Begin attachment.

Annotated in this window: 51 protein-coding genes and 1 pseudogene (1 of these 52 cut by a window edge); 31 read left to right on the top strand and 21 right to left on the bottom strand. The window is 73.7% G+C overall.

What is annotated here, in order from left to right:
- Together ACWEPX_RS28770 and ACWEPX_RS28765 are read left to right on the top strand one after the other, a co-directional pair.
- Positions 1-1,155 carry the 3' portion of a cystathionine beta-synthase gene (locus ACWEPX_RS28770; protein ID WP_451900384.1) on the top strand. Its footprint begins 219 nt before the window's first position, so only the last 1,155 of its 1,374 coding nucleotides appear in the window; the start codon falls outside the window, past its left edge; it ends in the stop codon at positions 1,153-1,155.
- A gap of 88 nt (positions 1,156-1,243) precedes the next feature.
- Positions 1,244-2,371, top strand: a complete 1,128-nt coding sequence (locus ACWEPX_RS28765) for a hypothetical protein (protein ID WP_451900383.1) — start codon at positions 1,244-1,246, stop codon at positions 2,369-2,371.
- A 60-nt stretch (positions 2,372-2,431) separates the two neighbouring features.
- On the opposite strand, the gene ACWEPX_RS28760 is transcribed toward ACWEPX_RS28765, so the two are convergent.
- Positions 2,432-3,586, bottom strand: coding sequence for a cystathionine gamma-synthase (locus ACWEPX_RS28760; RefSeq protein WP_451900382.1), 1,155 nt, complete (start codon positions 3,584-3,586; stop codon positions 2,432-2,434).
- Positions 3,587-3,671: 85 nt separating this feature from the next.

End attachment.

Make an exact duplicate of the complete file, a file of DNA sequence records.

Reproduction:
Annotated in this window: 51 protein-coding genes and 1 pseudogene (1 of these 52 cut by a window edge); 31 read left to right on the top strand and 21 right to left on the bottom strand. The window is 73.7% G+C overall.

What is annotated here, in order from left to right:
- Together ACWEPX_RS28770 and ACWEPX_RS28765 are read left to right on the top strand one after the other, a co-directional pair.
- Positions 1-1,155 carry the 3' portion of a cystathionine beta-synthase gene (locus ACWEPX_RS28770; protein ID WP_451900384.1) on the top strand. Its footprint begins 219 nt before the window's first position, so only the last 1,155 of its 1,374 coding nucleotides appear in the window; the start codon falls outside the window, past its left edge; it ends in the stop codon at positions 1,153-1,155.
- A gap of 88 nt (positions 1,156-1,243) precedes the next feature.
- Positions 1,244-2,371, top strand: a complete 1,128-nt coding sequence (locus ACWEPX_RS28765) for a hypothetical protein (protein ID WP_451900383.1) — start codon at positions 1,244-1,246, stop codon at positions 2,369-2,371.
- A 60-nt stretch (positions 2,372-2,431) separates the two neighbouring features.
- On the opposite strand, the gene ACWEPX_RS28760 is transcribed toward ACWEPX_RS28765, so the two are convergent.
- Positions 2,432-3,586, bottom strand: coding sequence for a cystathionine gamma-synthase (locus ACWEPX_RS28760; RefSeq protein WP_451900382.1), 1,155 nt, complete (start codon positions 3,584-3,586; stop codon positions 2,432-2,434).
- Positions 3,587-3,671: 85 nt separating this feature from the next.